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Small Lowland Nepenthes?

I'm thinking about ordering some seeds, but I don't known what to get. I need lowlands that are easy to grow and don't get too large. A lot of the plants I've looked at would outgrow my 29g aquarium, which wouldn't be good for me since my house doesn't have the best growing conditions. I'm planning on ordering a mature N. bicalcarata. Any ideas? Thanks :)
N. bicalcarata is one of the largest lowlanders available. If you want a small lowlander N. bellii is your best bet.
Well, off the bat, Bicals are pretty much the largest and fastest growing nepenthes that you can find. Also, if you haven't grown any before I'd suggest not starting with seed, since it will take years before you have even a small specimen. Order from one of the few great vendors that are online. I can PM you a list if you don't know who they are. There are a few fun ones that will stay small-ish for a while, but nepenthes are vines and will eventually outgrow a 29 gal tank no matter what.
Edit* I just saw your very beautiful and large ampullaria in the other thread, so I guess you obviously know how big plants can get. As was said above, belii would be your best bet for a small LLer, although even belii will get big over time. Theres one here at the huntington gardens thats easily a 4-5 foot vine with a few rosettes that are over two feet wide. Pretty much, there is no such thing as a nepenthes that will fit inside a terrarium forever. If you wanted to grow highlanders, there are a few plants like aristo and gymniphora that will stay pretty small, but will still grow a long vine like any other plant eventually.
Bicalcarata are big eh? Darn. I guess I'll try growing seeds after I go to university and graduate. I want to stick with tropical pitchers that don't need to be overwintered. Oh, and East, I'd appreciate that list. Thanks.
By overwintered do you mean kept inside for winter? Because if you live in canada there is nothing that you can grow outside all year round'.
Sorry, I should have clarified. What I mean is putting plants in a cold cellar or something for the winter so they can go into dormancy. I know you have to do that with a lot of fly traps and sundews.
I second the recommendation for N. bellii.
Well, nepenthes dont ever go into dormancy. Tropical climates where they grow don't have winters. You'd be much better off growing Highland plants, as most could adapt to even a windowsill or other household climates, whereas lowlanders need to be pampered and kept in a high humidity environment. I grow HLers on my windowsill and in my closet among other places with no problems. As long as you slowly acclimate them to the lower humidity all will be fine.
campanulata is relatively small as well.
  • #10
I'm not sure if I could keep highlanders. Don't they need a lot of light? My house gets virtually no light. The forest behind us blocks almost all the light. And campanulata is really nice! When I move out, I'll probably try to buy an enormous terrarium. Too bad they don't make any super-tall terrariums.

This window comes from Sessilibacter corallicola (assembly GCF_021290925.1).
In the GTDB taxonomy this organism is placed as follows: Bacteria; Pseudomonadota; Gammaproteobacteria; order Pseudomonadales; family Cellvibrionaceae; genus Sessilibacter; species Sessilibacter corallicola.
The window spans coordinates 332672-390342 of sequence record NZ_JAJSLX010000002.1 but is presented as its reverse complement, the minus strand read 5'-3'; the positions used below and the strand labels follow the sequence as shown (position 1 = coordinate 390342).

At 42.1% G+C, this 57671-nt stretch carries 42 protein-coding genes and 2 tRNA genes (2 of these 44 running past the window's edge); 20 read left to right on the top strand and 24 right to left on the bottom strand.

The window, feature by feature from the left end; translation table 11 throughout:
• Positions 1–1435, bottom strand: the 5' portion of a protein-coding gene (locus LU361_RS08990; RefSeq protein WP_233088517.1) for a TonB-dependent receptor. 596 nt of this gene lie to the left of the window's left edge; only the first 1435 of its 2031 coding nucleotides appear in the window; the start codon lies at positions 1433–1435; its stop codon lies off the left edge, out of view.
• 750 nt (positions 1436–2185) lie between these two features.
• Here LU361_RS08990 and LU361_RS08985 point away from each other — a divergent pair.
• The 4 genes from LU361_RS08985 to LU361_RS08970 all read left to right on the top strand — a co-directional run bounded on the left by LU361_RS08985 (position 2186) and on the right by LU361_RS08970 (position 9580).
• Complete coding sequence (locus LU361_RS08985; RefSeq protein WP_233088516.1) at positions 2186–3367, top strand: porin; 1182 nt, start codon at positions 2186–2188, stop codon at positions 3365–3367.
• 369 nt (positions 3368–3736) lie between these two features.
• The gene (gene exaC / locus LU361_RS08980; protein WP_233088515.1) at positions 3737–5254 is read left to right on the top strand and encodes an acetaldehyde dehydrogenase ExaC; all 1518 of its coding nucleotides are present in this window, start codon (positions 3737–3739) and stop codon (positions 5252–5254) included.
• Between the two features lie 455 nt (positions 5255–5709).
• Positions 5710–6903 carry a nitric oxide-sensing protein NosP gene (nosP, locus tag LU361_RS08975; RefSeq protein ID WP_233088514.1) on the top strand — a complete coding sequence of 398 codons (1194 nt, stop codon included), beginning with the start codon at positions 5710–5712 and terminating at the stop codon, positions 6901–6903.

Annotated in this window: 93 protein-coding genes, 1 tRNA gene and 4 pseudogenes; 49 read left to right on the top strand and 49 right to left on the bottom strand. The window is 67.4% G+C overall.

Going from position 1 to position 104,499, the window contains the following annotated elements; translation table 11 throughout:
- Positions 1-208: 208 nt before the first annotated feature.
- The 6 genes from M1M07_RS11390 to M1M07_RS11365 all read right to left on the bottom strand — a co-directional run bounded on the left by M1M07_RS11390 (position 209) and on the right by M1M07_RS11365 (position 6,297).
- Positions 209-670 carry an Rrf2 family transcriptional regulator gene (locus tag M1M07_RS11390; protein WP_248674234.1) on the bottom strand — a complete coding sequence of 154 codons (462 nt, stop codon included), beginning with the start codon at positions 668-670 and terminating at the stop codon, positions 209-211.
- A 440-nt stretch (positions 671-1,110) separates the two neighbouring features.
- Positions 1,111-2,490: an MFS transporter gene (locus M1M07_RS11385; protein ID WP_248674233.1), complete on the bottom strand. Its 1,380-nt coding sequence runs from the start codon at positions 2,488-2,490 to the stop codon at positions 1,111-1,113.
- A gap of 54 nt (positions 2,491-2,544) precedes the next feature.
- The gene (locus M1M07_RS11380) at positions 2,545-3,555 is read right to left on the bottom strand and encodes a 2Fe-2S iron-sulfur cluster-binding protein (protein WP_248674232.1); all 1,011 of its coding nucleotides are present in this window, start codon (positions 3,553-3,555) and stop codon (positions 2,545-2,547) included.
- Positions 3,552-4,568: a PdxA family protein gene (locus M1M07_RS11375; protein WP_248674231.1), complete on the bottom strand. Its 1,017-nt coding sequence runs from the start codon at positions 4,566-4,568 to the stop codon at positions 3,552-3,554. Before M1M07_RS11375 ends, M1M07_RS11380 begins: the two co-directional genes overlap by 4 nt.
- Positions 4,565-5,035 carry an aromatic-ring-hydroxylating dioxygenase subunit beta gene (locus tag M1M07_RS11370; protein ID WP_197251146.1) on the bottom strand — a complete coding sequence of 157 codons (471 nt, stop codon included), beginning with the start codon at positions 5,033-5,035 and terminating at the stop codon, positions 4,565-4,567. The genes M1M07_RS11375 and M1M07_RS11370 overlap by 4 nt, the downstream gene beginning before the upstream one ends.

• #11
They do make super tall terrariums, and you can also get custom ones, although for HLers you really don't need them. Some of them really don't need that much light at all either. I grow some under lights in my closet and I just use a $40 light set up that I got a home depot. If you want to go all out with a nice 4 bulb T5 system for your plants, it's only really going to run you about $75 if you look in the right place. But I'd really recommend highlanders. They're much easier in my opinion, and are also so much cooler and better looking. I'd start out with a species like sanguinea that is super pretty, but also very easy to grow in household conditions. The main thing with Hlers is that they appreciate about a 20 degree temperature drop at night. For the ones that I grow in my room, I just open the window at night and my room cools from about 70-75 to 55-60 degrees and my plants are all super happy. Hope this helps!
  • #12
I guess I'll have to do some investigating with high landers! I've never really read into them at all.
  • #13
N. bicalcarata gets 8 feet wide, not small at all. Highlanders will be the easiest to grow in Canada. There are plenty of little ones that will work.
  • #14
I guess I'll have to start researching them! Also, can't I train larger species to remain small? I know how to keep healthy bonsais and keep them small. I know bonsai techniques can also be used on vines, so in theory, wouldn't that work with lowland Nepenthes?
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  • #15
You also have to remember nepenthes are for all intensive purposes high light plants. There are exceptions but I know a grower who stresses full sun. But I grow under 50% shade cloth for temp purposes. If your windows don't he much light you may need suplimental lighting. But this can be pretty cheap honestly. My terrarium is a 50 gallon long and I have two twin t-8 lights on top. One is over driven and the other is not. Both have daylight bulbs and my bical is nice and red and there are red leaves on another plant in there. Of course my bical is touching the sides and will be moved out once my second GH is finished and I have my current GH concerted to LL.

Gracilis would be another one worth looking into. They all can be topped and rooted causing the plant to bush. Jeep that in mind too.

But yeah bicals are an ultra LL plant. Like it hot and wet. One of the fastest and larger growing neps. Merriliana is bigger but I don't think as fast a growing.
  • #16
Wish bicalcarata didn't grow so big. I'm definitely not going to be buying a greenhouse any time soon :p. And what do you mean by "topped"? Thanks. Oh, and if I bought a 200g tank, would that be a reasonable size for lowland Nepenthes?